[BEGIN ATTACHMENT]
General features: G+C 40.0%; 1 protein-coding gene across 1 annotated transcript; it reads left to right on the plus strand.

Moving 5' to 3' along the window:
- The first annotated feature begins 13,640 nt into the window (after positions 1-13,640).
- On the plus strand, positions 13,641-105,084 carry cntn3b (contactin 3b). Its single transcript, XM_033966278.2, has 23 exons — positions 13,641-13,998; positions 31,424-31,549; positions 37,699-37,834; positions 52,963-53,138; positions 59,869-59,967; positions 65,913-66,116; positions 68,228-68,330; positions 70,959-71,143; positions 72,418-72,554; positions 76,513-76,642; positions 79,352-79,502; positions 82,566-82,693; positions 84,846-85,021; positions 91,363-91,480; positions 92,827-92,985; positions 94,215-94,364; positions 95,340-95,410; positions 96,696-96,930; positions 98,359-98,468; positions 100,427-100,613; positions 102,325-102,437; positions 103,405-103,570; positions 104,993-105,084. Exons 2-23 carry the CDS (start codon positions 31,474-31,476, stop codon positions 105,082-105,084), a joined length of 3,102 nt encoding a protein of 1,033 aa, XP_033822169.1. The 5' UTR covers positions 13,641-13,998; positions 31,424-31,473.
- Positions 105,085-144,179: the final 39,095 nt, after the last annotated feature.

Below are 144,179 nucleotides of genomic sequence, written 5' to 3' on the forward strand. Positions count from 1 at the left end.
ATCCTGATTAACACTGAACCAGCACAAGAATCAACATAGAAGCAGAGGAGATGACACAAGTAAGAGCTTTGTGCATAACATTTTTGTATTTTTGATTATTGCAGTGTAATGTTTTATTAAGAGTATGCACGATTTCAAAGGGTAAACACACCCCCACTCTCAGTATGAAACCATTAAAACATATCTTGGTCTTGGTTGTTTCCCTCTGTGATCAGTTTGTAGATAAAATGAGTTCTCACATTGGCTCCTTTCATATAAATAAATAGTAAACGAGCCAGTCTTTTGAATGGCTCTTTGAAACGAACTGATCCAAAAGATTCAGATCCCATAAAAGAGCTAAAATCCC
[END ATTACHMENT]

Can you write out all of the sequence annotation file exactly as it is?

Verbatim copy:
General features: G+C 40.0%; 1 protein-coding gene across 1 annotated transcript; it reads left to right on the plus strand.

Moving 5' to 3' along the window:
- The first annotated feature begins 13,640 nt into the window (after positions 1-13,640).
- On the plus strand, positions 13,641-105,084 carry cntn3b (contactin 3b). Its single transcript, XM_033966278.2, has 23 exons — positions 13,641-13,998; positions 31,424-31,549; positions 37,699-37,834; positions 52,963-53,138; positions 59,869-59,967; positions 65,913-66,116; positions 68,228-68,330; positions 70,959-71,143; positions 72,418-72,554; positions 76,513-76,642; positions 79,352-79,502; positions 82,566-82,693; positions 84,846-85,021; positions 91,363-91,480; positions 92,827-92,985; positions 94,215-94,364; positions 95,340-95,410; positions 96,696-96,930; positions 98,359-98,468; positions 100,427-100,613; positions 102,325-102,437; positions 103,405-103,570; positions 104,993-105,084. Exons 2-23 carry the CDS (start codon positions 31,474-31,476, stop codon positions 105,082-105,084), a joined length of 3,102 nt encoding a protein of 1,033 aa, XP_033822169.1. The 5' UTR covers positions 13,641-13,998; positions 31,424-31,473.
- Positions 105,085-144,179: the final 39,095 nt, after the last annotated feature.

Below are 144,179 nucleotides of genomic sequence, written 5' to 3' on the forward strand. Positions count from 1 at the left end.
ATCCTGATTAACACTGAACCAGCACAAGAATCAACATAGAAGCAGAGGAGATGACACAAGTAAGAGCTTTGTGCATAACATTTTTGTATTTTTGATTATTGCAGTGTAATGTTTTATTAAGAGTATGCACGATTTCAAAGGGTAAACACACCCCCACTCTCAGTATGAAACCATTAAAACATATCTTGGTCTTGGTTGTTTCCCTCTGTGATCAGTTTGTAGATAAAATGAGTTCTCACATTGGCTCCTTTCATATAAATAAATAGTAAACGAGCCAGTCTTTTGAATGGCTCTTTGAAACGAACTGATCCAAAAGATTCAGATCCCATAAAAGAGCTAAAATCCC